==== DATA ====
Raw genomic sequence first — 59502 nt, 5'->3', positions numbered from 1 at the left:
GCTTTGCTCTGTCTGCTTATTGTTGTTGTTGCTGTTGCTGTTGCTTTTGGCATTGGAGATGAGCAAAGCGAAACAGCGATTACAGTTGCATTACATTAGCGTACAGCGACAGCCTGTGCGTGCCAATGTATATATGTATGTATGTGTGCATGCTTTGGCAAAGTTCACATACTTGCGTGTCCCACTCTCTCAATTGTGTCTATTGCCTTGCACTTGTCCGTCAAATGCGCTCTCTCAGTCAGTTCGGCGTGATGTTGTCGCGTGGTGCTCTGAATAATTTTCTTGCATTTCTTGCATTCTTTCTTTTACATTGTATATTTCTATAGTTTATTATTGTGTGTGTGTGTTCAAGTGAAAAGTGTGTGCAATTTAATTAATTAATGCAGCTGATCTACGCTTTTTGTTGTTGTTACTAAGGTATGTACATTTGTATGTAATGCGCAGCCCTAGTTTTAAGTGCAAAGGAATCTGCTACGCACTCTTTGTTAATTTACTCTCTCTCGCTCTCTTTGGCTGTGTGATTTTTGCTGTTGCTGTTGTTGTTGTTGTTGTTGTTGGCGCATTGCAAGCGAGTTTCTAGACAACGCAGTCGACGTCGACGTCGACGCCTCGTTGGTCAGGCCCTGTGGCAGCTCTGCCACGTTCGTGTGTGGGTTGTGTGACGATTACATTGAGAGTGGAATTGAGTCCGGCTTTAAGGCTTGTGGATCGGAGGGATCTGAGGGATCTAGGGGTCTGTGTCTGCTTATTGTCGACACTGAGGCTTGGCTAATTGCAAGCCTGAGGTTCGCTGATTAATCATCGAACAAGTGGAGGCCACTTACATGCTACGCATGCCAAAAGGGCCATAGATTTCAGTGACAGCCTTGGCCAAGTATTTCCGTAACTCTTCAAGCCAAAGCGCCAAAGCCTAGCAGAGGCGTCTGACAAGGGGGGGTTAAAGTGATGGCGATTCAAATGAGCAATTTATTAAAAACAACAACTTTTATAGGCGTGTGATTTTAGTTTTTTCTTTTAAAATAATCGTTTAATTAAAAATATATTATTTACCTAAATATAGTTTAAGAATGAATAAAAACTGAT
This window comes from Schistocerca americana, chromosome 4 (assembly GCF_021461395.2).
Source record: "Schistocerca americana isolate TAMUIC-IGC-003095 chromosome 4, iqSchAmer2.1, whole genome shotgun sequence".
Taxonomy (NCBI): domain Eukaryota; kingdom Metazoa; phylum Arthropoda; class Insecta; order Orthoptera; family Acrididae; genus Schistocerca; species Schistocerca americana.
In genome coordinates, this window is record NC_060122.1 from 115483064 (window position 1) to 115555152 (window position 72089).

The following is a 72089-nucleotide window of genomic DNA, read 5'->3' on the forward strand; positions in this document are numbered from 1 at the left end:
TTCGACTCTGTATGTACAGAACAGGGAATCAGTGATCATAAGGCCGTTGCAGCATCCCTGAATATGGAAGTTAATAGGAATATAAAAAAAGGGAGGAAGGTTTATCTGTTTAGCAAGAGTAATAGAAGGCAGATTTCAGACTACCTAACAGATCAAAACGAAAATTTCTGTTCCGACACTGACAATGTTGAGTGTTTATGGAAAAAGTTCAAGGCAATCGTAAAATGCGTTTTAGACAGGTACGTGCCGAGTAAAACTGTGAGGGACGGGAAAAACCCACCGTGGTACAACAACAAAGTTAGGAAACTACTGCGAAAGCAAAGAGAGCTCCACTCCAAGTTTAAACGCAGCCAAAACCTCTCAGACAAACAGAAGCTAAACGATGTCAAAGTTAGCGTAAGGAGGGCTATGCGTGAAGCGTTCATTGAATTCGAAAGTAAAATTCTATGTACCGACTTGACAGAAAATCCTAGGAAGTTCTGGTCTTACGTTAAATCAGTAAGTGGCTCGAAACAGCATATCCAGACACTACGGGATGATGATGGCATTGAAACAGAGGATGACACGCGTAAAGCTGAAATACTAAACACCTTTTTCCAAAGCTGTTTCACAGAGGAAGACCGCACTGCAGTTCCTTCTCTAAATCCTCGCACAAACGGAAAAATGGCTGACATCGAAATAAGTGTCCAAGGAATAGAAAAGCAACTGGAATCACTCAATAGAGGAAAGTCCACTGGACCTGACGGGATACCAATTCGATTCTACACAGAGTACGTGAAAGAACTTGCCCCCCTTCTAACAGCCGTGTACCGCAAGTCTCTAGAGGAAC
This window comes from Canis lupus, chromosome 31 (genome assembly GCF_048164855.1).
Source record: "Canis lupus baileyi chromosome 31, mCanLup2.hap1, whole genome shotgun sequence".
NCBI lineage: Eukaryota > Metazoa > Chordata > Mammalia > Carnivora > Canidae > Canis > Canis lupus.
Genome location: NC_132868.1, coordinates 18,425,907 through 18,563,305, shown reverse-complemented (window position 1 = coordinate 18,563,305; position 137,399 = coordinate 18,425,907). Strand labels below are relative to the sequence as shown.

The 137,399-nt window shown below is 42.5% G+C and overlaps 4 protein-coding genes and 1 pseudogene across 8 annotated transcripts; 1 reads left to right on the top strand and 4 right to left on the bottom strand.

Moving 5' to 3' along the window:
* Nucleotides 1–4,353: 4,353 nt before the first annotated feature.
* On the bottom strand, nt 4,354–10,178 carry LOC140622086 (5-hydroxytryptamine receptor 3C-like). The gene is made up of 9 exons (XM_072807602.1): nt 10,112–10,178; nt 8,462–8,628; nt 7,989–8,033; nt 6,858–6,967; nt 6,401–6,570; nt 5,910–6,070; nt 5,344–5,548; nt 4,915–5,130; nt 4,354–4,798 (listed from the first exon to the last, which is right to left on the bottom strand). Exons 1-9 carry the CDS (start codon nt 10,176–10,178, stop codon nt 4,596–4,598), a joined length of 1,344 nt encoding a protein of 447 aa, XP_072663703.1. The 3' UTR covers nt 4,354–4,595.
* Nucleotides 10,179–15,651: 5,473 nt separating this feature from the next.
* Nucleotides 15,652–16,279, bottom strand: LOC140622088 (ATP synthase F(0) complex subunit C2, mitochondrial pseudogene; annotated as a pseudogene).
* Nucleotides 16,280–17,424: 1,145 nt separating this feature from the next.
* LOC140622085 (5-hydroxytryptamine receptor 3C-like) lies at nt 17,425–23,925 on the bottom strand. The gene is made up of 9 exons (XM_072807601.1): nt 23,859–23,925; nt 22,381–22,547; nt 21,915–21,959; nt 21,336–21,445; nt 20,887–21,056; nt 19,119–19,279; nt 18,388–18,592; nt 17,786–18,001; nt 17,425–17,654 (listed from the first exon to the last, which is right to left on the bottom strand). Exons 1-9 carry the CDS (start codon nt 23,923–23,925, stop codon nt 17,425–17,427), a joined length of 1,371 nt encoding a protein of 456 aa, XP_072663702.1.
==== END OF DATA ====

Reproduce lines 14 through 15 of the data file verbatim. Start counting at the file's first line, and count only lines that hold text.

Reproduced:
Moving 5' to 3' along the window:
* Nucleotides 1–4,353: 4,353 nt before the first annotated feature.